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Oddsfish! by Robert Hugh Benson

But His Majesty is very anxious


"James,"

said I, "this is a very poor home-coming; but it is not my fault."

* * * * *

Though fortune so far had been against me, I must confess that it favoured me a little better afterwards, for when I went in to Mr. Chiffinch's on the next morning, he gave me the very news that I wished to hear.

"Mr. Mallock," he said, "you are the very man I most wished to see. There is a great pother in France again. I do not know all the ins and outs of the affair; but His Majesty is very anxious. He spoke of you only this morning, Mr. Mallock."

My heart quickened a little. In spite of my pain it was a pleasure to hear that His Majesty had spoken of me; for I think my love to him was very much more deep, in one way, though not in another, than even to Dolly herself.

"Mr. Chiffinch," said I, "I will be very plain with you. I have had a disappointment; and I came back to town--"

He whistled, with a witty look.

"The pretty cousin?" he said.

I could not afford to quarrel with him, but I could keep my dignity.

"That is my affair, Mr. Chiffinch. However--there is the fact. I am come to town for this very purpose--to beg for something to do. Will His Majesty see me?"

style="text-align: justify;">He looked at me for an instant; then he thought better, I think, of any further rallying.

"Why I am sure he will. But it will not be for a few days, yet. There is a hundred businesses at Christmas. Can you employ yourself till then?"

"I can kick my heels, I suppose," said I, "as well as any man."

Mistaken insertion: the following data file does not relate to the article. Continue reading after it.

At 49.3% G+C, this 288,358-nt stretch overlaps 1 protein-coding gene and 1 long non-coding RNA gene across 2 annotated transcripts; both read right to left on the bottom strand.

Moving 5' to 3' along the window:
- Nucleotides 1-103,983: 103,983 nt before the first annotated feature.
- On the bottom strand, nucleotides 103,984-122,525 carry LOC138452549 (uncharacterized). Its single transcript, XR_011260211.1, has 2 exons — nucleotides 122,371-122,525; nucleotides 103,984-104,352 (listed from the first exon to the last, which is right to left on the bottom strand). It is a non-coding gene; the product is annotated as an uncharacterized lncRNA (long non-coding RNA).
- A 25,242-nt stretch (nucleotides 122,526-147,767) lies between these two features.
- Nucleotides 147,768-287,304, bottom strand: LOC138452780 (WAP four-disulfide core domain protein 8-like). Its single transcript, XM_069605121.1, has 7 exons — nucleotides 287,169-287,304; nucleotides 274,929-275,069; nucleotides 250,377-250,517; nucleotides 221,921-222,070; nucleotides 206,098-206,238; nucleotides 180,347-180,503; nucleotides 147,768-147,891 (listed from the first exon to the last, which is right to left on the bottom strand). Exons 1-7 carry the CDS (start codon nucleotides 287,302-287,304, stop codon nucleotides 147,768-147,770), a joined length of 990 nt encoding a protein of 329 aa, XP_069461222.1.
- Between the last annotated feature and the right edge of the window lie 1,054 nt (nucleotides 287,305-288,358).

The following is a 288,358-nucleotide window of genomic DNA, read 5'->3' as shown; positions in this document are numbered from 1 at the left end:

"That will do very well," said Mr. Chiffinch. "But I warn you, that I think it will be a long affair. His Majesty hath entangled himself terribly, and Monsieur Barillon is furious."

"The longer the better," said I.

On the twenty-ninth I went down to see my Lord Stafford die. I was in so distracted a mood that I must see something, or go mad; for I had heard that it would not be until the evening of that day that His Majesty would see me, and that I must be ready to ride for Dover on the next morning. Mr. Chiffinch had told me enough to shew that the business would be yet more subtle and delicate than the last; and that I might expect some very considerable recognition if I carried it through rightly. I longed to be at it. One half of my longing came from the desire to occupy my mind with something better than my poor bungled love-affairs; and the other half from a frantic kind of determination to shew my Mistress Dolly that I was better than she thought me; and that I was man enough to attend to my affairs and carry them out competently, even if I were not man enough to marry her. It must be understood that I shewed no signs of this to anyone, and scarcely allowed it even to myself; but speaking with that honesty which I have endeavoured to preserve throughout all these memoirs, I am bound to say that my mind was in very much that condition of childish anger and resentment. I had a name as a strong man: God only knew how weak I was; for I did not even know it myself.


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